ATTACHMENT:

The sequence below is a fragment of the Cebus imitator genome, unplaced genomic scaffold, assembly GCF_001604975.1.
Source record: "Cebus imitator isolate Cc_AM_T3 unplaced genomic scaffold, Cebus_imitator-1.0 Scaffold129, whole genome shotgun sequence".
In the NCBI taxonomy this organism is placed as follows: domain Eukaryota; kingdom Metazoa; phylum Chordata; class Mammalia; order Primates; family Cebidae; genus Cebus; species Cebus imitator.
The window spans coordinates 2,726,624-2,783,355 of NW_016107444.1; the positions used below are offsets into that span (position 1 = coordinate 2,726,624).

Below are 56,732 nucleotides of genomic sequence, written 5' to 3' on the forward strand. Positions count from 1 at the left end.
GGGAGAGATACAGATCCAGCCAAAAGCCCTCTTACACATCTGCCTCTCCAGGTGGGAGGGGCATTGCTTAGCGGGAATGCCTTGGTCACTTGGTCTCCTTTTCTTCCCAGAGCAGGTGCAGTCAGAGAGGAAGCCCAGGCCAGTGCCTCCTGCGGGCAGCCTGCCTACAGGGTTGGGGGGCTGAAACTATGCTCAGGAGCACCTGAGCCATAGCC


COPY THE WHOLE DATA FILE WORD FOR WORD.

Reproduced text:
The sequence below is a fragment of the Cebus imitator genome, unplaced genomic scaffold, assembly GCF_001604975.1.
Source record: "Cebus imitator isolate Cc_AM_T3 unplaced genomic scaffold, Cebus_imitator-1.0 Scaffold129, whole genome shotgun sequence".
In the NCBI taxonomy this organism is placed as follows: domain Eukaryota; kingdom Metazoa; phylum Chordata; class Mammalia; order Primates; family Cebidae; genus Cebus; species Cebus imitator.
The window spans coordinates 2,726,624-2,783,355 of NW_016107444.1; the positions used below are offsets into that span (position 1 = coordinate 2,726,624).

Below are 56,732 nucleotides of genomic sequence, written 5' to 3' on the forward strand. Positions count from 1 at the left end.
GGGAGAGATACAGATCCAGCCAAAAGCCCTCTTACACATCTGCCTCTCCAGGTGGGAGGGGCATTGCTTAGCGGGAATGCCTTGGTCACTTGGTCTCCTTTTCTTCCCAGAGCAGGTGCAGTCAGAGAGGAAGCCCAGGCCAGTGCCTCCTGCGGGCAGCCTGCCTACAGGGTTGGGGGGCTGAAACTATGCTCAGGAGCACCTGAGCCATAGCC